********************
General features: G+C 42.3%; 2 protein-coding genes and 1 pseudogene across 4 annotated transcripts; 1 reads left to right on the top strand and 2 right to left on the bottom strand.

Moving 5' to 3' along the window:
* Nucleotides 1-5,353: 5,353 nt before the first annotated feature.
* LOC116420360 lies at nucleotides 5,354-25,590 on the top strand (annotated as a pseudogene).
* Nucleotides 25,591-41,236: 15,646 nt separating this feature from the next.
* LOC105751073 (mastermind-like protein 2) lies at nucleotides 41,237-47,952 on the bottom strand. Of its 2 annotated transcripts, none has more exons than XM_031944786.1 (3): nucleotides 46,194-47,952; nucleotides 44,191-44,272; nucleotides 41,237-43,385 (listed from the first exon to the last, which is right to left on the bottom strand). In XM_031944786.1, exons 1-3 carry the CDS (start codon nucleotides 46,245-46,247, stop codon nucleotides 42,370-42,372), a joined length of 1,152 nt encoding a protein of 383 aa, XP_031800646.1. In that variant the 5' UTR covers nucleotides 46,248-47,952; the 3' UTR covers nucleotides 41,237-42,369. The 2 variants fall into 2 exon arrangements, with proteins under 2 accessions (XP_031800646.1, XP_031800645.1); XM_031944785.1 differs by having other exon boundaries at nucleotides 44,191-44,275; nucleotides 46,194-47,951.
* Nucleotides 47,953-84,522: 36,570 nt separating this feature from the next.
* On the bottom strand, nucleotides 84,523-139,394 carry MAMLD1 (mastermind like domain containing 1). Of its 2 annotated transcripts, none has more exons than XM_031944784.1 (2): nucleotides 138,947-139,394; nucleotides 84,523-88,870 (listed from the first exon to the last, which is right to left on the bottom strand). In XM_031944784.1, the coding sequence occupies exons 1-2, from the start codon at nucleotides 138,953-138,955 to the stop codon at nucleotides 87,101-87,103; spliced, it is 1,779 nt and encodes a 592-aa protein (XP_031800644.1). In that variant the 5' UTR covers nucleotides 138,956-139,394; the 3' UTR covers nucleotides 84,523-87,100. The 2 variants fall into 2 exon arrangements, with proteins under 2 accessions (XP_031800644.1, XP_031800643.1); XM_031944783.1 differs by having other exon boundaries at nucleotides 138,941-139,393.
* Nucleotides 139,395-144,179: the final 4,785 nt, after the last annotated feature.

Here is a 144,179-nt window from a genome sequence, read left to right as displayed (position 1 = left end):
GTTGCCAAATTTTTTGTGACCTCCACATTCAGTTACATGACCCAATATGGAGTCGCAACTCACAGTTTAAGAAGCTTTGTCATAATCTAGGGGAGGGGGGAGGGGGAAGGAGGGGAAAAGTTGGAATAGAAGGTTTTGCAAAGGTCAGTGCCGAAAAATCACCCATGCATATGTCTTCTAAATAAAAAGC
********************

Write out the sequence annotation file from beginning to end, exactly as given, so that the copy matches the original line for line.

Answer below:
General features: G+C 42.3%; 2 protein-coding genes and 1 pseudogene across 4 annotated transcripts; 1 reads left to right on the top strand and 2 right to left on the bottom strand.

Moving 5' to 3' along the window:
* Nucleotides 1-5,353: 5,353 nt before the first annotated feature.
* LOC116420360 lies at nucleotides 5,354-25,590 on the top strand (annotated as a pseudogene).
* Nucleotides 25,591-41,236: 15,646 nt separating this feature from the next.
* LOC105751073 (mastermind-like protein 2) lies at nucleotides 41,237-47,952 on the bottom strand. Of its 2 annotated transcripts, none has more exons than XM_031944786.1 (3): nucleotides 46,194-47,952; nucleotides 44,191-44,272; nucleotides 41,237-43,385 (listed from the first exon to the last, which is right to left on the bottom strand). In XM_031944786.1, exons 1-3 carry the CDS (start codon nucleotides 46,245-46,247, stop codon nucleotides 42,370-42,372), a joined length of 1,152 nt encoding a protein of 383 aa, XP_031800646.1. In that variant the 5' UTR covers nucleotides 46,248-47,952; the 3' UTR covers nucleotides 41,237-42,369. The 2 variants fall into 2 exon arrangements, with proteins under 2 accessions (XP_031800646.1, XP_031800645.1); XM_031944785.1 differs by having other exon boundaries at nucleotides 44,191-44,275; nucleotides 46,194-47,951.
* Nucleotides 47,953-84,522: 36,570 nt separating this feature from the next.
* On the bottom strand, nucleotides 84,523-139,394 carry MAMLD1 (mastermind like domain containing 1). Of its 2 annotated transcripts, none has more exons than XM_031944784.1 (2): nucleotides 138,947-139,394; nucleotides 84,523-88,870 (listed from the first exon to the last, which is right to left on the bottom strand). In XM_031944784.1, the coding sequence occupies exons 1-2, from the start codon at nucleotides 138,953-138,955 to the stop codon at nucleotides 87,101-87,103; spliced, it is 1,779 nt and encodes a 592-aa protein (XP_031800644.1). In that variant the 5' UTR covers nucleotides 138,956-139,394; the 3' UTR covers nucleotides 84,523-87,100. The 2 variants fall into 2 exon arrangements, with proteins under 2 accessions (XP_031800644.1, XP_031800643.1); XM_031944783.1 differs by having other exon boundaries at nucleotides 138,941-139,393.
* Nucleotides 139,395-144,179: the final 4,785 nt, after the last annotated feature.

Here is a 144,179-nt window from a genome sequence, read left to right as displayed (position 1 = left end):
GTTGCCAAATTTTTTGTGACCTCCACATTCAGTTACATGACCCAATATGGAGTCGCAACTCACAGTTTAAGAAGCTTTGTCATAATCTAGGGGAGGGGGGAGGGGGAAGGAGGGGAAAAGTTGGAATAGAAGGTTTTGCAAAGGTCAGTGCCGAAAAATCACCCATGCATATGTCTTCTAAATAAAAAGC